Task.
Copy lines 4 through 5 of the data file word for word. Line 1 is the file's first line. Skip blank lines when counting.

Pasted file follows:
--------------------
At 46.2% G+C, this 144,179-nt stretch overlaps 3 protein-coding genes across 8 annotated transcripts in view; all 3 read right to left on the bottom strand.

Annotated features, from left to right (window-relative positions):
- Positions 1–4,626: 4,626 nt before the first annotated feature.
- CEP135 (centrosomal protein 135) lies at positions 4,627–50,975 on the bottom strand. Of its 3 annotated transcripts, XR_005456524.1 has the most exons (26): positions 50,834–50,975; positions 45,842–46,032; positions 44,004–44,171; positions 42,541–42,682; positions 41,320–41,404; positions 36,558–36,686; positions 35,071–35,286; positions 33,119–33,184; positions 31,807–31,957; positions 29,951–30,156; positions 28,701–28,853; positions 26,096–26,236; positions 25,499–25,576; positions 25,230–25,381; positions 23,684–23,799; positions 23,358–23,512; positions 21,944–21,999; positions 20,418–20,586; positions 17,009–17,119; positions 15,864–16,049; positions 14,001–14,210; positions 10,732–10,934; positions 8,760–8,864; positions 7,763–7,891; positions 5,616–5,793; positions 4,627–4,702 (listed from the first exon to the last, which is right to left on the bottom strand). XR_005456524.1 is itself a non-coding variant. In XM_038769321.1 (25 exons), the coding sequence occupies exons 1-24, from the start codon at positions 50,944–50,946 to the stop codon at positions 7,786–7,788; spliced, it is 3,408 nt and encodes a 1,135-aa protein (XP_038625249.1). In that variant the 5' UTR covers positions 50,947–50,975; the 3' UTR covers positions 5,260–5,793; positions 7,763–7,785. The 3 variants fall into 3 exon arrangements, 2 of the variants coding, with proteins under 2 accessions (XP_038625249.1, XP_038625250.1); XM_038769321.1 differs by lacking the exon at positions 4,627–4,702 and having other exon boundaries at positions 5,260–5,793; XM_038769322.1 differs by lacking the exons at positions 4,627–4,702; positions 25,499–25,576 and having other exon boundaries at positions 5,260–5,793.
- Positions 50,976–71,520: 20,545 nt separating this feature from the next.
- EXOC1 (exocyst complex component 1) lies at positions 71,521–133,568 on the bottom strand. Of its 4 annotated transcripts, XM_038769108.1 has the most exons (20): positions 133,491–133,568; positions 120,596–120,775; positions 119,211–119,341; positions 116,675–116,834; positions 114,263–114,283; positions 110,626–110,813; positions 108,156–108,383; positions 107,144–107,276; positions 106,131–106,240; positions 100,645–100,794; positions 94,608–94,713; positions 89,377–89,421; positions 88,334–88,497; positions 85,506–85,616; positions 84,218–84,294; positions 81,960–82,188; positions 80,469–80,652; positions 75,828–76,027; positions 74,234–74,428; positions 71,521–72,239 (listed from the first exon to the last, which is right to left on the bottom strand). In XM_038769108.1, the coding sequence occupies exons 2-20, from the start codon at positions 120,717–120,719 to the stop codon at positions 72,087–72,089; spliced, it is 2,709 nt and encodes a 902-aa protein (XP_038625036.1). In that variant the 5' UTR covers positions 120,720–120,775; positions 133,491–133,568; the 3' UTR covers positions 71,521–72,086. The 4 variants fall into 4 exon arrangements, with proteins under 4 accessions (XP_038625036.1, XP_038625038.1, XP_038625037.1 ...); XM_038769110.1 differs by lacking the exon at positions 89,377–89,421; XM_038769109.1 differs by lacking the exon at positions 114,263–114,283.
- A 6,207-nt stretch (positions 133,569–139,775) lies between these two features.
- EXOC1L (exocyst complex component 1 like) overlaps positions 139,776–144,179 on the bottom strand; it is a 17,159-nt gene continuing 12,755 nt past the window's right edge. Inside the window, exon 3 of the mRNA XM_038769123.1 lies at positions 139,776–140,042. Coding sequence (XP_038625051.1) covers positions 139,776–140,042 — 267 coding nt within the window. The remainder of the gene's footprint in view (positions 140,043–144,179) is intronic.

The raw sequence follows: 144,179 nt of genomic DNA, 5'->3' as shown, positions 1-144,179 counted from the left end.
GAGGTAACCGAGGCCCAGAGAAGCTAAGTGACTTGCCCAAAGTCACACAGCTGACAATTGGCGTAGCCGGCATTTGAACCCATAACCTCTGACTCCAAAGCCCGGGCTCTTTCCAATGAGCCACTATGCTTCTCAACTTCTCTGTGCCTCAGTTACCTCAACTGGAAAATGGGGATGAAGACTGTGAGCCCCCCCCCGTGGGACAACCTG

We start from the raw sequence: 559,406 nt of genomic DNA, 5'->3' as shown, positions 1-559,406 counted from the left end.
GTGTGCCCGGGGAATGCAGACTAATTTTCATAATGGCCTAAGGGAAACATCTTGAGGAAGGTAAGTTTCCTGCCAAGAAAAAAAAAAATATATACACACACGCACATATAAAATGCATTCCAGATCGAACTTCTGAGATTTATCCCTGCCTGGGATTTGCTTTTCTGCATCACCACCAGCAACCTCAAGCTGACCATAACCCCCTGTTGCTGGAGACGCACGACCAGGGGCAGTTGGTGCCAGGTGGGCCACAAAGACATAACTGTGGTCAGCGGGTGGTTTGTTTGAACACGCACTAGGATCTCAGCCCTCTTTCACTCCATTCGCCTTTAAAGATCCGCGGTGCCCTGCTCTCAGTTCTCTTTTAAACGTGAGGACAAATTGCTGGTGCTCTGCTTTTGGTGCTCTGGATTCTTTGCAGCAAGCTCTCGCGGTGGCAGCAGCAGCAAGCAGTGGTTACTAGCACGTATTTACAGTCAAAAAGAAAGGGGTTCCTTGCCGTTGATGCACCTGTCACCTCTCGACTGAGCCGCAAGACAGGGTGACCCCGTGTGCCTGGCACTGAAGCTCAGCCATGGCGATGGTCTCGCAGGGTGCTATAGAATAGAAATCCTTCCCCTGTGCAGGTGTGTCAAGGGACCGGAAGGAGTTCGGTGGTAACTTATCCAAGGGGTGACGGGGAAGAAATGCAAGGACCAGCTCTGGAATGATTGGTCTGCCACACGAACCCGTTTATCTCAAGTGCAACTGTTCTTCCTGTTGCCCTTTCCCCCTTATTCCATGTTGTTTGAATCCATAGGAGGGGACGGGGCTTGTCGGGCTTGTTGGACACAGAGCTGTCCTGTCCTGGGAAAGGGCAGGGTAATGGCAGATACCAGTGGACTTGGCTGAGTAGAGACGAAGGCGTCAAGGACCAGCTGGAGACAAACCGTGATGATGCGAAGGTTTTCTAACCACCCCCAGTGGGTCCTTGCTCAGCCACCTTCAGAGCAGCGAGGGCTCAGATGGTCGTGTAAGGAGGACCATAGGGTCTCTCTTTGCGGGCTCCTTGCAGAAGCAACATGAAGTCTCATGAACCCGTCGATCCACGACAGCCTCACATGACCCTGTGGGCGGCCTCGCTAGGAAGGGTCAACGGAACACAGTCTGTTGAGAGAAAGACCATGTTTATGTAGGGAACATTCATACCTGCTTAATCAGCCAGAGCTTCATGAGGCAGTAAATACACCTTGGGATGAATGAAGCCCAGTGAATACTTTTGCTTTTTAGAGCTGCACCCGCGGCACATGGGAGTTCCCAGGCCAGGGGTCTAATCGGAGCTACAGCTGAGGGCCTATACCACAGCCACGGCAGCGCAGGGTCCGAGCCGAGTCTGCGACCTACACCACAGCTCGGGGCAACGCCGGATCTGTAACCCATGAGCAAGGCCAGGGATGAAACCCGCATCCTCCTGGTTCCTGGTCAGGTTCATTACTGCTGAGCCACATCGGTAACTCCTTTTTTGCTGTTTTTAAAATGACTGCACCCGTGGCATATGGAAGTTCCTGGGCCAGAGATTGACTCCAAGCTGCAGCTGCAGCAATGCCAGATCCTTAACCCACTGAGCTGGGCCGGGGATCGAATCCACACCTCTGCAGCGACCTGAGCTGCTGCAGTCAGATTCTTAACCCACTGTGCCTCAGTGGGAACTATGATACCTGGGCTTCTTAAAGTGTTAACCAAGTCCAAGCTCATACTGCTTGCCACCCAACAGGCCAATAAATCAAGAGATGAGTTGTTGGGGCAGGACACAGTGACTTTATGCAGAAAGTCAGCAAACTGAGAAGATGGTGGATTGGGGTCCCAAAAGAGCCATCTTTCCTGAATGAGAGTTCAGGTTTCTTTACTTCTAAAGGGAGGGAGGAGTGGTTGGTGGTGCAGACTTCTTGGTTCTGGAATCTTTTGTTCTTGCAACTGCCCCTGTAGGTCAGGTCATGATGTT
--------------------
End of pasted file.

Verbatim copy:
- CEP135 (centrosomal protein 135) lies at positions 4,627–50,975 on the bottom strand. Of its 3 annotated transcripts, XR_005456524.1 has the most exons (26): positions 50,834–50,975; positions 45,842–46,032; positions 44,004–44,171; positions 42,541–42,682; positions 41,320–41,404; positions 36,558–36,686; positions 35,071–35,286; positions 33,119–33,184; positions 31,807–31,957; positions 29,951–30,156; positions 28,701–28,853; positions 26,096–26,236; positions 25,499–25,576; positions 25,230–25,381; positions 23,684–23,799; positions 23,358–23,512; positions 21,944–21,999; positions 20,418–20,586; positions 17,009–17,119; positions 15,864–16,049; positions 14,001–14,210; positions 10,732–10,934; positions 8,760–8,864; positions 7,763–7,891; positions 5,616–5,793; positions 4,627–4,702 (listed from the first exon to the last, which is right to left on the bottom strand). XR_005456524.1 is itself a non-coding variant. In XM_038769321.1 (25 exons), the coding sequence occupies exons 1-24, from the start codon at positions 50,944–50,946 to the stop codon at positions 7,786–7,788; spliced, it is 3,408 nt and encodes a 1,135-aa protein (XP_038625249.1). In that variant the 5' UTR covers positions 50,947–50,975; the 3' UTR covers positions 5,260–5,793; positions 7,763–7,785. The 3 variants fall into 3 exon arrangements, 2 of the variants coding, with proteins under 2 accessions (XP_038625249.1, XP_038625250.1); XM_038769321.1 differs by lacking the exon at positions 4,627–4,702 and having other exon boundaries at positions 5,260–5,793; XM_038769322.1 differs by lacking the exons at positions 4,627–4,702; positions 25,499–25,576 and having other exon boundaries at positions 5,260–5,793.
- Positions 50,976–71,520: 20,545 nt separating this feature from the next.